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This Monday is off to a grim start. Kalief Browder, a 22-year-old man who famously served three years at one of the country’s most notorious prisons without a conviction, has committed suicide. Browder was discovered by his mother in the back of their Bronx home, hanging from his bedroom window by an air conditioner cord.

In 2010, Browder was arrested while walking home after a party at the age of 16. Police had charged him with a robbery he insisted he didn’t commit. The city stalled to bring Browder to court for the crime, and instead held him at Rikers Island. After 33 months of being detained, the city offered Browder a plea deal but the young man still refused to admit to committing the crime. Eventually, Browder’s charges were dropped and Browder’s attorney, Paul V. Prestia filed a lawsuit against the city on his behalf. In an interview at Huffington Post Live with Marc Lamont Hill, Browder said:

“I knew deep down in my heart that I didn’t do it…I felt like I was done wrong. Something needed to be said…I felt like I had to fight. “[I] feel like this has got to stop. There’s a lot of people that are in there for stuff that they didn’t do…A lot of people aren’t strong, so they would take the plea deal for something that they didn’t do and it happens everyday.”

Browder suffered immense trauma while in prison and attempted suicide numerous times while at Rikers Island and afterwards. In April, The New Yorker obtained footage of Browder being brutally attacked by corrections officers and other inmates in 2010 and 2012. Browder was put into solitary confinement after he was jumped; police claimed that they were the ones being attacked by the teenager. Browder was also frequently starved, one time being starved for four meals in a row. While in prison, Browder said he was “petrified.”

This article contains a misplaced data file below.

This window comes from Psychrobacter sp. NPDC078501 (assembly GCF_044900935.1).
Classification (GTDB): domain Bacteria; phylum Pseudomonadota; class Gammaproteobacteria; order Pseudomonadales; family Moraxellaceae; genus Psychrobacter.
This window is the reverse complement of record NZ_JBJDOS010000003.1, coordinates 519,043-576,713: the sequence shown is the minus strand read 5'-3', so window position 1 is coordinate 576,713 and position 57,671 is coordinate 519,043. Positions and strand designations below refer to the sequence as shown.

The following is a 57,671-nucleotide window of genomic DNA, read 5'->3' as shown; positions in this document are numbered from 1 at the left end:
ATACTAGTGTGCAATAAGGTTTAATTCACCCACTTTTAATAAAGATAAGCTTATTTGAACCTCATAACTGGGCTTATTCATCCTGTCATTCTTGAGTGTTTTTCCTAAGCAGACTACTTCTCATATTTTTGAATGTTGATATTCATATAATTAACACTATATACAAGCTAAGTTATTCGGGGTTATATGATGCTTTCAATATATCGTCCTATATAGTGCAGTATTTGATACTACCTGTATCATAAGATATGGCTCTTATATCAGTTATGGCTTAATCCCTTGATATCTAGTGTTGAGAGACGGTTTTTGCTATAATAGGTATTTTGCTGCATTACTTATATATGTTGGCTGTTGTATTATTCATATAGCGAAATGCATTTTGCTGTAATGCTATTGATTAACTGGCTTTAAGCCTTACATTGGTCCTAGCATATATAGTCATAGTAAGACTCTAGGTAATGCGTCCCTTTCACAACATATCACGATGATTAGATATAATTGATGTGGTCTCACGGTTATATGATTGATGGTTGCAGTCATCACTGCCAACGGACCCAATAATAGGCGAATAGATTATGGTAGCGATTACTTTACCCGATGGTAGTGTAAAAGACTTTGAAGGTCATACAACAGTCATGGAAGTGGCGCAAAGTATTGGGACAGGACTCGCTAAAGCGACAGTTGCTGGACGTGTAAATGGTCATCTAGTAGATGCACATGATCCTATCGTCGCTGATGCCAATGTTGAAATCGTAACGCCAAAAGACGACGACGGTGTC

Browder told his corrections officers that he needed assistance with his mental health amidst his suicide attempts, but they rarely intervened as necessary. Instead, the teenager was punished for trying to kill himself. After Browder attempted suicide in his prison cell using his bedsheets, corrections officers attacked Browder again, then took his belongings and continued to refuse him meals.

Browder’s story caught the attention of A-list public figures like Rand Paul, Bill d Blasio, Rosie O’Donnell and Jay Z, who were invested in prison reform and in helping Browder get back on track with his health and education. However, despite the attention and support that could be mustered up on Browder’s behalf, Browder’s wellness seesawed. Browder spent time in and out of Harlem Hospital and St. Barnabas’ psych wards, as well as his classes at Bronx Community College.

Wracked with grief, Prestia’s lawyer is quoted as saying:

“This case is bigger than Michael Brown!…When you go over the three years that he spent [in jail] and all the horrific details he endured, it’s unbelievable that this could happen to a teen-ager in New York City. He didn’t get tortured in some prison camp in another country. It was right here!”

Read the full story at The New Yorker here and here.

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